(Yesha is the Hebrew acronym for Judea, Samaria and Gaza Strip) An organized body founded in the 1970s representing Jewish Israeli settlers in the West Bank and, until the 2005 Gaza Disengagement, the Gaza Strip. The organization’s aim is to guarantee security, offer humanitarian and municipal needs, and foster political action and public advocacy for settlers. The organization also serves as a political lobby and an organizational tool for settlement expansion. In 2010, Yesha Council co-organized a workshop training pro-settler activists on how to make sure their perspective was included on Wikipedia entries. See " The right's latest weapon: 'Zionist editing' on Wikipedia," Nir Hasson, Haaretz, Aug 18, 2010.

(Hebrew for "town" or "settlement") Refers to the Jewish communities established in the early days of the Zionist movement, but does not usually refer to settlements beyond the Green Line in the Occupied Palestinian Territories. See "The Jewish Community under the Mandate," Israel: A Country Study, U.S. Library of Congress.

(Hebrew for "Israel is Our Home") Israeli political party. Yisrael Beiteinu/no-lexicon], founded in 1999 by Avigdor Lieberman, is a right-wing, nationalist, secular party. Its ideology is described as Revisionist Zionism, and it constituency is comprised chiefly of Israelis from the former Soviet Union. [no-lexicon]Yisrael Beiteinu/no-lexicon] has championed controversial legislation such as a requirement for [no-lexicon]Israeli citizens to take a "loyalty oath" (seen as an attempt to disenfranchise Palestinian citizens of Israel), and a "Populated-Area Exchange Plan," (also known as "The Lieberman Plan") in which Palestinian towns inside Israel which are close to the Green Line would be transferred to the Palestinian Authority and large settlement blocs would be included within Israel. In 2009, Yisrael Beiteinu’s election campaign included the slogan, "No loyalty, no citizenship." Yisrael Beiteinu was also a key party in passing the controversial Nakba Law, has introduced a bill to rescind the status of Arabic as an official language in Israel. The party has strongly supported Settlement expansion. See "Two months before the vote, Yisrael Beiteinu is in crisis," Barak Ravid, Ha’aretz, Jan 20, 2015.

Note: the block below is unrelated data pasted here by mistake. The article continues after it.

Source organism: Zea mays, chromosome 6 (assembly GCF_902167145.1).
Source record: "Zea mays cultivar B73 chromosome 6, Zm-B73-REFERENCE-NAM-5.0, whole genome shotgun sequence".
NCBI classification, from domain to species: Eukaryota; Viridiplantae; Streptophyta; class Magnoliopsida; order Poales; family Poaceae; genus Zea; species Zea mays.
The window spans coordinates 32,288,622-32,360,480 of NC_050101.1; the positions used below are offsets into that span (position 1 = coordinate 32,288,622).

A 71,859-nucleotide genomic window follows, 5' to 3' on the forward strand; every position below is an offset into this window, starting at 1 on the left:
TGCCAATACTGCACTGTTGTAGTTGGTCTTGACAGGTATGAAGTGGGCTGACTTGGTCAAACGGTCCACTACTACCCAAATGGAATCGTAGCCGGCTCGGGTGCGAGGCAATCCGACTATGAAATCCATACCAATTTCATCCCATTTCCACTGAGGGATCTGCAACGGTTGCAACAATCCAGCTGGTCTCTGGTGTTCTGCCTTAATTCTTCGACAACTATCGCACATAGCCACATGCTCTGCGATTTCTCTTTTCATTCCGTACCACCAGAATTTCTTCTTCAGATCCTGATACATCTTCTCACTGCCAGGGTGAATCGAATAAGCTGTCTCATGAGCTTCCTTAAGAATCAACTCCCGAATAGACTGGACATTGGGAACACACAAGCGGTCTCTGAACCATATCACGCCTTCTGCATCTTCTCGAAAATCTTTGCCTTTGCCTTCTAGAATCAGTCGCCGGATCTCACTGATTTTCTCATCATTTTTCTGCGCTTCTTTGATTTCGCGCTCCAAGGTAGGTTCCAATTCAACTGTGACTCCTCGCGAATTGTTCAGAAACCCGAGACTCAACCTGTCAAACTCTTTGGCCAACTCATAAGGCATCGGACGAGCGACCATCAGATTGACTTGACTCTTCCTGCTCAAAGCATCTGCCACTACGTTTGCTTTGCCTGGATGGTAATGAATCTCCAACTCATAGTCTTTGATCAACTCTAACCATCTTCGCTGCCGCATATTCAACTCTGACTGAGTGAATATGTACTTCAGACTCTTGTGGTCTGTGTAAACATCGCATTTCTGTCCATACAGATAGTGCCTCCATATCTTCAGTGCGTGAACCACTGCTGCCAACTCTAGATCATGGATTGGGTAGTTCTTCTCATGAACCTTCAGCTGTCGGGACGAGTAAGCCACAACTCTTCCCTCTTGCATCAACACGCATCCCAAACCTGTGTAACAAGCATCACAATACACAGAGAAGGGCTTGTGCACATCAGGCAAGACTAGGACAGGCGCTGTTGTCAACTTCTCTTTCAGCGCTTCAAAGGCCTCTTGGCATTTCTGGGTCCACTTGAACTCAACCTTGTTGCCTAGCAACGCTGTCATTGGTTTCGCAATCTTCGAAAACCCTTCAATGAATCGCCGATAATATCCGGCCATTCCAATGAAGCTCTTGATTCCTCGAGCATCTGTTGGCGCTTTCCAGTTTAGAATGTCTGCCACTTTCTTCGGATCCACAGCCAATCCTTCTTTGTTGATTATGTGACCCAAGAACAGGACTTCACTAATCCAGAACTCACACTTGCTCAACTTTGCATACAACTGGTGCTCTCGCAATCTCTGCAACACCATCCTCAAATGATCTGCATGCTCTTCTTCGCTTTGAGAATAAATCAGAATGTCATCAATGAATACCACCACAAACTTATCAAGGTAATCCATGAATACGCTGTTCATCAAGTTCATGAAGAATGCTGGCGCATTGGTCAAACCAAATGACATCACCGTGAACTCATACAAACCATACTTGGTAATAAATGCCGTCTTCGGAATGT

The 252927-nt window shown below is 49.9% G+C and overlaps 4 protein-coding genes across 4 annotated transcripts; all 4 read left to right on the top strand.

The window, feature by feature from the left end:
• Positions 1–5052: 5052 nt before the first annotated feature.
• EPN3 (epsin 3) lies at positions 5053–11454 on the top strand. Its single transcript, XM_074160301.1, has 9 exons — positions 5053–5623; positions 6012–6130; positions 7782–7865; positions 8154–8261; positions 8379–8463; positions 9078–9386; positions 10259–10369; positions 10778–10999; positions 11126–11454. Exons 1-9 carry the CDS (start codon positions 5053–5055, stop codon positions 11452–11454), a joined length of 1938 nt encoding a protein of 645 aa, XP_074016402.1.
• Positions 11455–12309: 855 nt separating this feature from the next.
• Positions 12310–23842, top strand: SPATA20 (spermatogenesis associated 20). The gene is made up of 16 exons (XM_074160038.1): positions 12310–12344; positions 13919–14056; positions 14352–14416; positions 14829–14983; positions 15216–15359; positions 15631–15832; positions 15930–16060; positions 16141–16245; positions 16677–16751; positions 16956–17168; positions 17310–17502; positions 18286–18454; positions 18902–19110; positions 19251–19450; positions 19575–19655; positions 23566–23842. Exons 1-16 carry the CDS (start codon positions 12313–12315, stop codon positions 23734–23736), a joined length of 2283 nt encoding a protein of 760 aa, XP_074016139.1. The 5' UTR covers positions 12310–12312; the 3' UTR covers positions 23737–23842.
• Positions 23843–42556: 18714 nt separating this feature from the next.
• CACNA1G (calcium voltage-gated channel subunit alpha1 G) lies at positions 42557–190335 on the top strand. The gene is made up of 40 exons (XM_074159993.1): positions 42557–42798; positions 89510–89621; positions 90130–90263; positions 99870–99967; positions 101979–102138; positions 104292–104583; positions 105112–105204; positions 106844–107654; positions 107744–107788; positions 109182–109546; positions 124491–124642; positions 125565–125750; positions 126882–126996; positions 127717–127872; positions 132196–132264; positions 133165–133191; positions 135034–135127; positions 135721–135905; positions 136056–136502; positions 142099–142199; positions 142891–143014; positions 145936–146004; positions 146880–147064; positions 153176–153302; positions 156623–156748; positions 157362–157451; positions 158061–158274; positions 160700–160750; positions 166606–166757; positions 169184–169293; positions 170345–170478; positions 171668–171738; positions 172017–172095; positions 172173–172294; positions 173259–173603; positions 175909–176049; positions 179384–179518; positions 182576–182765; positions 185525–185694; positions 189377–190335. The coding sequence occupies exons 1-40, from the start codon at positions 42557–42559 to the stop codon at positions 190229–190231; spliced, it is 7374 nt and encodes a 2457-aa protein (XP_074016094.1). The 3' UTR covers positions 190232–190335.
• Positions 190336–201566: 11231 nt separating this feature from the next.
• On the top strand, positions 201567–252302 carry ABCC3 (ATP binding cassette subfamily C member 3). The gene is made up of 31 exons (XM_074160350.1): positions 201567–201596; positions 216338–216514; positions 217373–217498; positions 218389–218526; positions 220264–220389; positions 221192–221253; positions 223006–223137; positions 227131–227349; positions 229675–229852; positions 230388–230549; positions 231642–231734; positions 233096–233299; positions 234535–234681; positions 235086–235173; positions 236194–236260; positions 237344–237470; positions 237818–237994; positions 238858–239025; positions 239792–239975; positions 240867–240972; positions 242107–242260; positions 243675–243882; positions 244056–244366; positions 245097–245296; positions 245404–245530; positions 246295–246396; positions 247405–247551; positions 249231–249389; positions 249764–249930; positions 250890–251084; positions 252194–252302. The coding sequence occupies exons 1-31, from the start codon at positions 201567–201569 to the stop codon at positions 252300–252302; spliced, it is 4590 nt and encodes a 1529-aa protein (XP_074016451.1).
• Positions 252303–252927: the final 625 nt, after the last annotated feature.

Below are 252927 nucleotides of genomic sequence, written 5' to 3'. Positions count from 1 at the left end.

(Hebrew for "Day of Remembrance.") An Israeli national holiday that takes place on the 4th day of the Jewish month of Iyar. The holiday commemorates all those who died as part of Jewish forces fighting to establish the State of Israel in 1948, as well as Israelis who have died in the Israeli military since then. Followed the next day by Israeli Independence Day, which Palestinians commemorate as the Nakba, marking Palestinian displacement and dispossession, the Occupied Palestinian Territories are typically under a closure on these two days. See "On Memorial Day, Israelis must reflect on Palestinians' collective punishment," Mairav Zonszein, +972mag, May 5, 2014.

(1954- ) A Jewish Israeli political figure and intellectual. Tamir began her career as a professor of political philosophy and still teaches at Tel Aviv University (as of 2015); she also helped start the Israeli Peace Now movement in 1978. As a member of the Labor party, Tamir first entered politics when appointed as Minister of Immigrant Absorption in 1999. She went on to serve in the Israeli Knesset from 2003-2010. During her time as Minister of Education from 2006-2009, Tamir approved a textbook for use in Palestinian-Israeli schools that mentioned Al-Nakba, the Palestinian term for the expulsion and dispossession of Palestinians during and after Israel’s establishment. She resigned her position in parliament in 2010. See "Education minister under fire for ‘nakba’ textbook," Or Kashti, Haaretz, July 23, 2007; and "Peace movement has become powerless, says MK Yuli Tamir," Roi Ben-Yehuda, Haaretz, December 27, 2009.